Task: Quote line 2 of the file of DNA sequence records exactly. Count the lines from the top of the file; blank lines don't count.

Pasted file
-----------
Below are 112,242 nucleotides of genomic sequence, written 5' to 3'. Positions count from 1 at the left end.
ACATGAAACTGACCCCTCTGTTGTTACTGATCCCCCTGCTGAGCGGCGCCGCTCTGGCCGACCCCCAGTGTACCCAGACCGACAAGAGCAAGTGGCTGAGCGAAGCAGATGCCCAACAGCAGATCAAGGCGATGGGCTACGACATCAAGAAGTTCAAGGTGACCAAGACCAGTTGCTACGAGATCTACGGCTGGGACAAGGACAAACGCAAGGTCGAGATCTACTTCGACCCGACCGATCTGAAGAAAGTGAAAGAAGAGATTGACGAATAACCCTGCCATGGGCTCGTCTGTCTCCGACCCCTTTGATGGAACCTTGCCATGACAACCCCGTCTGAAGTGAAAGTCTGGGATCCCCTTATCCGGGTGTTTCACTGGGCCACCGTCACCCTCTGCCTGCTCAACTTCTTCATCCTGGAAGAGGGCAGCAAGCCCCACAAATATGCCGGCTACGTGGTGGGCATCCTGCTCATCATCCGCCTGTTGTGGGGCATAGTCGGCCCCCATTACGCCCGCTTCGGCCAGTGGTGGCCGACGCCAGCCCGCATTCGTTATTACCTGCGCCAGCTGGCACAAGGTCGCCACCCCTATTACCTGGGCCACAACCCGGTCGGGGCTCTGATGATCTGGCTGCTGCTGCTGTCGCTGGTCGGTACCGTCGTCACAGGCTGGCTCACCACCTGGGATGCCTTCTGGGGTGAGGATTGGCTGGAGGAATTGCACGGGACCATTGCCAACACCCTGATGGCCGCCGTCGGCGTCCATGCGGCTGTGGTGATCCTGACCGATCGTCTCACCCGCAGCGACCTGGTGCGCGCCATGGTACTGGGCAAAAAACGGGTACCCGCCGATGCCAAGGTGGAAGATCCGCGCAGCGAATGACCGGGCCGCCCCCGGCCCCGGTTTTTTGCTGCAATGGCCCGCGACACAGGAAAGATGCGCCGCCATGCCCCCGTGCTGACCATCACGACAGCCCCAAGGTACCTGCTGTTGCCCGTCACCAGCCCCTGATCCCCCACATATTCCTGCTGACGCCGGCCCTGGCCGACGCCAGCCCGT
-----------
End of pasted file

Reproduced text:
ACATGAAACTGACCCCTCTGTTGTTACTGATCCCCCTGCTGAGCGGCGCCGCTCTGGCCGACCCCCAGTGTACCCAGACCGACAAGAGCAAGTGGCTGAGCGAAGCAGATGCCCAACAGCAGATCAAGGCGATGGGCTACGACATCAAGAAGTTCAAGGTGACCAAGACCAGTTGCTACGAGATCTACGGCTGGGACAAGGACAAACGCAAGGTCGAGATCTACTTCGACCCGACCGATCTGAAGAAAGTGAAAGAAGAGATTGACGAATAACCCTGCCATGGGCTCGTCTGTCTCCGACCCCTTTGATGGAACCTTGCCATGACAACCCCGTCTGAAGTGAAAGTCTGGGATCCCCTTATCCGGGTGTTTCACTGGGCCACCGTCACCCTCTGCCTGCTCAACTTCTTCATCCTGGAAGAGGGCAGCAAGCCCCACAAATATGCCGGCTACGTGGTGGGCATCCTGCTCATCATCCGCCTGTTGTGGGGCATAGTCGGCCCCCATTACGCCCGCTTCGGCCAGTGGTGGCCGACGCCAGCCCGCATTCGTTATTACCTGCGCCAGCTGGCACAAGGTCGCCACCCCTATTACCTGGGCCACAACCCGGTCGGGGCTCTGATGATCTGGCTGCTGCTGCTGTCGCTGGTCGGTACCGTCGTCACAGGCTGGCTCACCACCTGGGATGCCTTCTGGGGTGAGGATTGGCTGGAGGAATTGCACGGGACCATTGCCAACACCCTGATGGCCGCCGTCGGCGTCCATGCGGCTGTGGTGATCCTGACCGATCGTCTCACCCGCAGCGACCTGGTGCGCGCCATGGTACTGGGCAAAAAACGGGTACCCGCCGATGCCAAGGTGGAAGATCCGCGCAGCGAATGACCGGGCCGCCCCCGGCCCCGGTTTTTTGCTGCAATGGCCCGCGACACAGGAAAGATGCGCCGCCATGCCCCCGTGCTGACCATCACGACAGCCCCAAGGTACCTGCTGTTGCCCGTCACCAGCCCCTGATCCCCCACATATTCCTGCTGACGCCGGCCCTGGCCGACGCCAGCCCGT